I have a tendency to become....mmmm...how shall I say this?....a little paranoid. It's not anything out of the ordinary. I think, under the circumstances, many people may feel inherently uneasy. For instance, there's the nuclear threat posed by North Korea, the continued recession, local political battles, larger political and social dynamics over which I have no control. I could list a thousand things that push my personal panic button.
However, what tows me back to earth (besides my comforting and levelheaded husband) when I jet into one of my reflective orbits is a walk to our garden. We have gradually increased its size over the three or four years since we started growing our own food. We have beets, eggplants, carrots, peppers of all sorts, tomatoes, cucumbers, peas, potatoes, sunflowers (for seeds), squash, pumpkins, even cantaloupe. Soon, we'll plant black beans.
In previous years, we canned 75 quarts of Blue Lake string beans, and last year, Michael and I canned homemade salsa. We likewise baked, pureed and froze container upon container of pureed pumpkin, which I've been using all winter to make soups, stews, quick bread and muffins.
My husband and I cook (and honestly, play like little kids) well together, moving around our small kitchen and filling in where one of us is unable to because we lack the requisite hands. For example, Michael spoons salsa or peppers in jars, I apply the lids, and he puts them into the hot water with the canning tongs. We tag team. It's perfect.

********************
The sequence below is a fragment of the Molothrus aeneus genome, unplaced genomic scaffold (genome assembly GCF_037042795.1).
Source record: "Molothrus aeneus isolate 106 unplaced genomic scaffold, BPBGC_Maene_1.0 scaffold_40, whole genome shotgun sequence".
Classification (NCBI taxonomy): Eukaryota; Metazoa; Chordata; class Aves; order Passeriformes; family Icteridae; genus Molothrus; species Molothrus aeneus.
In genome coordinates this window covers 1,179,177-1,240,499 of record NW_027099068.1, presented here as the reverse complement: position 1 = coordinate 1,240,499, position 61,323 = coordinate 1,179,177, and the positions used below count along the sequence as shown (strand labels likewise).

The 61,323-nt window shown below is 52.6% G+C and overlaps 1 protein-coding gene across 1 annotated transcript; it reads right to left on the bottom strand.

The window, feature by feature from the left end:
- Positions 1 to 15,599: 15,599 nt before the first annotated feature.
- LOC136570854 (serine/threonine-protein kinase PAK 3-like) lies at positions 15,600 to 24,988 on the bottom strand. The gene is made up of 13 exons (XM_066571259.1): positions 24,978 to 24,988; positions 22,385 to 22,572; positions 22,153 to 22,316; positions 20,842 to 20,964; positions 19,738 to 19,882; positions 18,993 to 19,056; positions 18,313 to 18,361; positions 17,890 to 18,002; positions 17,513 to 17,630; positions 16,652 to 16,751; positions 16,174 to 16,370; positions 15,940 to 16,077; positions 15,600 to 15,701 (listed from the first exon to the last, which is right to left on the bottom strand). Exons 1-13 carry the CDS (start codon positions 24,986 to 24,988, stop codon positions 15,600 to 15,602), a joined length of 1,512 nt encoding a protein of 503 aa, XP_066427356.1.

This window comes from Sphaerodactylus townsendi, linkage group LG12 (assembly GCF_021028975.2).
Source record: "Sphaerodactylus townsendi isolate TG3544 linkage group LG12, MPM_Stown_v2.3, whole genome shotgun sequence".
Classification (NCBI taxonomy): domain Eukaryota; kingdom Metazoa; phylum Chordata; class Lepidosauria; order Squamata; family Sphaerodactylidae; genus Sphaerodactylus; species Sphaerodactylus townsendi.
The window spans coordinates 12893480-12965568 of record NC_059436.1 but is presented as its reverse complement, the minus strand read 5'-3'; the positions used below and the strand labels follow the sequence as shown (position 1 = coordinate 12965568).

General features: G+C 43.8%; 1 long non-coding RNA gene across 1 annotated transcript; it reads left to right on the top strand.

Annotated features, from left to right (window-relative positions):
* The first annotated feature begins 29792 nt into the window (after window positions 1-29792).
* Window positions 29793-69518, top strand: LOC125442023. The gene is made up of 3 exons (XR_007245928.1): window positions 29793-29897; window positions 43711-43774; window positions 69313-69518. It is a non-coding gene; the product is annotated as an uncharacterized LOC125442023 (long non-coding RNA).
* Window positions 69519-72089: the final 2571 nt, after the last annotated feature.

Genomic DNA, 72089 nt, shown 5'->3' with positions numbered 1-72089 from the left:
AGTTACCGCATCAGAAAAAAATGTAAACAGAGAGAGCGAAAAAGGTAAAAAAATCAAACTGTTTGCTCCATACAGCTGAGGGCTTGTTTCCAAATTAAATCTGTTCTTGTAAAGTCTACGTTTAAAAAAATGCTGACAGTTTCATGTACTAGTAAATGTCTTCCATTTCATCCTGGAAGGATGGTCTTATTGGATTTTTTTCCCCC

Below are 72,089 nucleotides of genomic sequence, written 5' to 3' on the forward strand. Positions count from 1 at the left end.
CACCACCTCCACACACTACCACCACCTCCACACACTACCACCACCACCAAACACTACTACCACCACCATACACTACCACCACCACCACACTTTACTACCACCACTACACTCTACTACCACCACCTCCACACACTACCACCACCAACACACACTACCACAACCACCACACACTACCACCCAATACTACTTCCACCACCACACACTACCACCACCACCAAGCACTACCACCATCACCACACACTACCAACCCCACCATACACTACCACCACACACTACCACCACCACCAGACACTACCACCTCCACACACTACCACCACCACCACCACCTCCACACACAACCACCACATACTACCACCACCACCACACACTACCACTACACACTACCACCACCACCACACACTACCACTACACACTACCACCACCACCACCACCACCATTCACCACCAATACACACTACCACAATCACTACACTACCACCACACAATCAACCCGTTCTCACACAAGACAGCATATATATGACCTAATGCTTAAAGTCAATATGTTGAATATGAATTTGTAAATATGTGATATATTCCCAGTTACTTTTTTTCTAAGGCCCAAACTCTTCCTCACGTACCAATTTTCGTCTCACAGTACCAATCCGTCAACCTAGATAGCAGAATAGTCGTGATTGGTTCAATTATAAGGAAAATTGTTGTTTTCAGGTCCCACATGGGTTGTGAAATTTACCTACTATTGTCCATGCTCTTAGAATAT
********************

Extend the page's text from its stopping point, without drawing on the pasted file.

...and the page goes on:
In the evenings, before Michael comes home, I usually go out to see what's developed since the previous day. Last night, beside salad greens from our mesclun mix, it was radishes: big, red, beautiful radishes. They're still young, and it's been moist, so they're not stingingly strong. Instead, they have that wonderful flavor that reminds me of summers past, when we'd eat radishes raw on the back porch, sip tea, and then burp aloud.
Okay, I know, real romantic. But, it was so much fun. Several times, we'd go somewhere in the car and one of us would quietly allow radish effluvia to leave us, and the other of us would--alerted by the distinctive radish odor lingering like a cloud between us--say, "Oh my gosh. No more radishes tomorrow!" Still, we'd do it all over again the next day because, despite our professed and half-joking disgust over these radish burps, it has become a kind of semi-sacred ritual, a little nudge of love, a reason to giggle.
Along with those radish burps, comes a release of another kind: we're liberated from the daily pressures that weigh us down by the laughing affection that comes with them.